Once again, leftists are screaming foul because someone did something of which they don’t approve but the person was perfectly within his rights to do. And, as usual, they simply don’t know the facts and have no understanding of economics. And, to top it off, too much government contributed to the problem but the leftists think the solution is — you guessed it — more government.
A former hedge fund manager, Martin Shkreli, now heads a drug company, Turing Pharmaceuticals AG. Turing purchased a drug, Daraprim, from Impax Laboratories. Daraprim is the trade name for pyrimethamine. It is a 62-year-old drug used largely to combat malaria and toxoplasmosis.
There is no generic.
GlaxoSmithKline was selling the drug for about $1 a tablet. In 2010, GlaxoSmithKline sold Daraprim to CorePharma. CorePharma promptly raised the price to $13.5o a tablet for a pill that costs less than $1 to manufacture. In August, Turing purchased the drug and last week increased the price of the drug to at least $750 a pill.
And then it happened.
Leftists across the nation erupted in that sanctimonious shrill fury they unleash every time it some behaves in a fashion contrary to what their warped perceptions of what is proper.
These whiny leftists, just like a broken record, defamed capitalism and called for more government regulations.
After the outrage from the left, Turing agreed to lower the price.
However, once the facts are examined, a different picture emerges.
The drug, while on the World Health Organization’s List of Essential Medicines, is not in much demand in the United States. Last year, there were only 8,821 prescriptions for the drug. So right from the outset very few people were going to be affected by the price increase.
Additionally, the company is participating in the 340B Drug Pricing Program, which guarantees that Medicaid patients and hospitals who service those patients will get the drug at a greatly reduced price. The company has also agreed to provide the drug free or at discounted prices to those who can’t afford it.
In essence, the only people who will actually pay the full price for the drug are the ones who can afford it. Isn’t that what the leftists want, i.e., make the rich pay more?
Another fact leftists ignore is that this drug is not the only drug available. If one can’t afford this drug, there are cheaper alternatives.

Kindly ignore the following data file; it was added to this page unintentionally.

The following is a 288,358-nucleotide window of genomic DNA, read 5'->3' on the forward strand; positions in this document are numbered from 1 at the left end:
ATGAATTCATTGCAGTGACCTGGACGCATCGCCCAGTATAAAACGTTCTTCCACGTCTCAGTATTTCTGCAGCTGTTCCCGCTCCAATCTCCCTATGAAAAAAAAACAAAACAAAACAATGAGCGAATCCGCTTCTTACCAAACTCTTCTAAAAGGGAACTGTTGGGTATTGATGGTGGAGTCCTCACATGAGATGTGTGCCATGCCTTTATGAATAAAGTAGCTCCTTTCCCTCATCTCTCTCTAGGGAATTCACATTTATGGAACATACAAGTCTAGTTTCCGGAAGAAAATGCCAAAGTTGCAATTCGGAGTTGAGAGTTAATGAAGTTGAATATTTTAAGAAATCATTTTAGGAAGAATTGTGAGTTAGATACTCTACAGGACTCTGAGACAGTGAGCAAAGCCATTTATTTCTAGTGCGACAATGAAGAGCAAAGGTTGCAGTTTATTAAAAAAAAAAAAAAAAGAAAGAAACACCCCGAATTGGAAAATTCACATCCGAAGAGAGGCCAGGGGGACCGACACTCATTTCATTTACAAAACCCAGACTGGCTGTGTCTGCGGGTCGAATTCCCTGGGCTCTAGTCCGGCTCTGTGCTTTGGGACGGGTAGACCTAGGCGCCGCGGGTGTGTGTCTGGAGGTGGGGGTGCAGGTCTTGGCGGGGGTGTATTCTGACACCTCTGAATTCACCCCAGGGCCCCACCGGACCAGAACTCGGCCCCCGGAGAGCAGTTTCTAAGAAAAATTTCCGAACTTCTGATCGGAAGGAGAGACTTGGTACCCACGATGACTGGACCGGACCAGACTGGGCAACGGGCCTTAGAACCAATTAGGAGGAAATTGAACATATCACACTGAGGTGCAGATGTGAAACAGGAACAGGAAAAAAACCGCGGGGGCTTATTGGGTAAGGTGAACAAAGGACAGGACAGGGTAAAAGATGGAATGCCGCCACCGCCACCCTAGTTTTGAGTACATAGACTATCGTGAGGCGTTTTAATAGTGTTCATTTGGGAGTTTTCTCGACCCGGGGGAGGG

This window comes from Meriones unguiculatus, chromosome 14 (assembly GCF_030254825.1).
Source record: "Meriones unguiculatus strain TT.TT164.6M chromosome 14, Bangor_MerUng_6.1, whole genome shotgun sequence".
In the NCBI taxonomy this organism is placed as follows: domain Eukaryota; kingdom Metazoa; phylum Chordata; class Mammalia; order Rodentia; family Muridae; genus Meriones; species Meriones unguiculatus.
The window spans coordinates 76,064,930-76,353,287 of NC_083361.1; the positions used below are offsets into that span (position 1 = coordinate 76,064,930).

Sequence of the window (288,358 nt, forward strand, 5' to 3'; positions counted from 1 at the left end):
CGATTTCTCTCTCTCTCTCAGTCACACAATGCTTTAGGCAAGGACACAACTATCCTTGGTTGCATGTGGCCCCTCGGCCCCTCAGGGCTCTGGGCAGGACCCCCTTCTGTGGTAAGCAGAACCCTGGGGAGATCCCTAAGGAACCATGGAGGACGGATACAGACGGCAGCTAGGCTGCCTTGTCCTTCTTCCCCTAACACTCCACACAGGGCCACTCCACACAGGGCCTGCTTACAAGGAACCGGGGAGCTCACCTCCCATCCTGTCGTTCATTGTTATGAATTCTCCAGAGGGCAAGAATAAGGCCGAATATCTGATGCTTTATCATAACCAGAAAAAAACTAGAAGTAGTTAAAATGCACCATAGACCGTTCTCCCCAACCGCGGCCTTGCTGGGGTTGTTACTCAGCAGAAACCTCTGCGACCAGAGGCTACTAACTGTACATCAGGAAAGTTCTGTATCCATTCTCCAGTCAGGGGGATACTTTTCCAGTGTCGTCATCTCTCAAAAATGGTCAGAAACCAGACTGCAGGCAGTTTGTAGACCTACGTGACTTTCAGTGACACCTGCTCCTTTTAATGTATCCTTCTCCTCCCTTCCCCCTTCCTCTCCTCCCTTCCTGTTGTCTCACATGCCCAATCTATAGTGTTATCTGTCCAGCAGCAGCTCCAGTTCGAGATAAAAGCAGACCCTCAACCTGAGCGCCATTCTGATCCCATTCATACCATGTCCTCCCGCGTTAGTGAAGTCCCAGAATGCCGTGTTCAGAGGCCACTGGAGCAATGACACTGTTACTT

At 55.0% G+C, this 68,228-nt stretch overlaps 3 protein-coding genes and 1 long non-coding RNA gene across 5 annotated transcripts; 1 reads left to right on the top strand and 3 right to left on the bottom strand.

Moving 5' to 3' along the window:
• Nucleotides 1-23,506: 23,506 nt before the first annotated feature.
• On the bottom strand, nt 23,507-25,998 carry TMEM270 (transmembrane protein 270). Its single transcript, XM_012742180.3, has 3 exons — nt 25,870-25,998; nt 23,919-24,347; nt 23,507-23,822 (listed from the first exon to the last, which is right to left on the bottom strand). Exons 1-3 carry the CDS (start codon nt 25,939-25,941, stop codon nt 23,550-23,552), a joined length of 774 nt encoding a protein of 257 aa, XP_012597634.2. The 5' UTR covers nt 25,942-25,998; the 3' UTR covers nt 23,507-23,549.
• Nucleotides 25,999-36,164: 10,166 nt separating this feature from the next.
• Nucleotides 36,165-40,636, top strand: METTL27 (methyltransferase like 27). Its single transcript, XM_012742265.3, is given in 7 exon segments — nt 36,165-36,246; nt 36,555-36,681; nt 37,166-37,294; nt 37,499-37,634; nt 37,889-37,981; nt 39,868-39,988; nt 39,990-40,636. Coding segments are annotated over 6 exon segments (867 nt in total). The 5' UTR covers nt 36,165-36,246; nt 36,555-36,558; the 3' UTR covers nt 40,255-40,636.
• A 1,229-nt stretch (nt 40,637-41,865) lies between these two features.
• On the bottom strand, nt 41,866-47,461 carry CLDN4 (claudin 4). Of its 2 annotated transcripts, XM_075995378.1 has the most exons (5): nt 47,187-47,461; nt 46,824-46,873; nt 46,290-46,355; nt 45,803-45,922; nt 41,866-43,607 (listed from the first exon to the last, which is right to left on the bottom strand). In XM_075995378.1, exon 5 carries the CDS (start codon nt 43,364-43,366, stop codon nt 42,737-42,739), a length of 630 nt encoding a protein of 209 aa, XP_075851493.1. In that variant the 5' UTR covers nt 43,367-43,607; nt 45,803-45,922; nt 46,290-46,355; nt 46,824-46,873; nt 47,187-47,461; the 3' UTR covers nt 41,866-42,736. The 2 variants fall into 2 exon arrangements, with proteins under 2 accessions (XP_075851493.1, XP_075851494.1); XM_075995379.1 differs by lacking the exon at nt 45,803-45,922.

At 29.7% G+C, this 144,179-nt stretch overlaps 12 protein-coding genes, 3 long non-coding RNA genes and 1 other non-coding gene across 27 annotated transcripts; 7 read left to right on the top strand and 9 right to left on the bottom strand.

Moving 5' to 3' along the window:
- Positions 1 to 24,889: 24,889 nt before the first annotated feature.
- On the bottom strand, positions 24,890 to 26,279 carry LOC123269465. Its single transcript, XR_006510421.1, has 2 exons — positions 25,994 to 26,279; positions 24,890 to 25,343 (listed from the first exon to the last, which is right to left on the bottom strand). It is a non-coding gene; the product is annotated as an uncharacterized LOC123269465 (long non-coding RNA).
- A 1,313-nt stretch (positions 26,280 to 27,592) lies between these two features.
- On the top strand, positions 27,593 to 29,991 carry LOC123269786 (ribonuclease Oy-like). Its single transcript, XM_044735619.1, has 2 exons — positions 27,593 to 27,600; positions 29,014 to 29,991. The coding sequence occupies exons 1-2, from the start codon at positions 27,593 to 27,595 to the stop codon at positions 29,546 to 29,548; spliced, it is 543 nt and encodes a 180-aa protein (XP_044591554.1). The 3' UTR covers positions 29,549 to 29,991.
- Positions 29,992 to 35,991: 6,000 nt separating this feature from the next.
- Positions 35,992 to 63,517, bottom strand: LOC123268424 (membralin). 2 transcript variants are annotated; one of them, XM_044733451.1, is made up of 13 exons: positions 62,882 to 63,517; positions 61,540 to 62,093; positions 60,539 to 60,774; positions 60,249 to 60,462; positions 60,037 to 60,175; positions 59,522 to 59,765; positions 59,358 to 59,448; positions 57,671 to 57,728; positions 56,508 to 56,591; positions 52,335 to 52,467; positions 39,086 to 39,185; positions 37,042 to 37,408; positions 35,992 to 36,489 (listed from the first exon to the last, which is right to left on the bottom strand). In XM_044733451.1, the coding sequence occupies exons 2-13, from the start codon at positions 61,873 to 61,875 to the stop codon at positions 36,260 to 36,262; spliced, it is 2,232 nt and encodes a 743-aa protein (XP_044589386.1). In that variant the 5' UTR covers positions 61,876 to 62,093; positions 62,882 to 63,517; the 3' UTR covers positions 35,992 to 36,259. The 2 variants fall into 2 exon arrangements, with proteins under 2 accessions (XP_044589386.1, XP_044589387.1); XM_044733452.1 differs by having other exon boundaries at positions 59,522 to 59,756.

Several antibiotics, including clindamycin, spiramycin, minocycline, and atovaquone, are available. Furthermore, most of these products are significantly less expensive than pyrimethamine. Clindamycin, for example, costs somewhere between 50 cents to slightly more than $3 per tablet.
The real tragedy, though, is how government interference has pretty much prevented the market from effectively dealing with the price increase.
Normally, in an unfettered free market, if a drug company raised its price more than 5,000 percent, another company would step in and offer a generic version of the drug. There is nothing legally stopping a company from manufacturing a generic version of pyrimethamine.
However, Food and Drug Administration regulations related to bringing a drug to market, even a generic copy, are onerous, costly and time consuming.
A generic might be profitable, but not if a company has to comply with the costly FDA regulations to bring a low-demand drug to market. In essence, government regulations shield Turing from competition and allow it to raise its prices with impunity.
Finally, leftists miss the basic economics involved. Drug companies must make a profit if they are to research new and better drugs. They can’t simply give them away. They need the money for research. The money also serves as an incentive to create more life-saving drugs.
If a cure for cancer is found, it will be because some drug company took a risk and spent a large amount of money researching the problem in hopes of a payout later.
That is how we all are. None of us want to, or should, work for free, even if what we do is essential.
Unfortunately your average leftist has an entitlement attitude: They want paid for their own work, but hope to benefit from the labor of others without paying for it.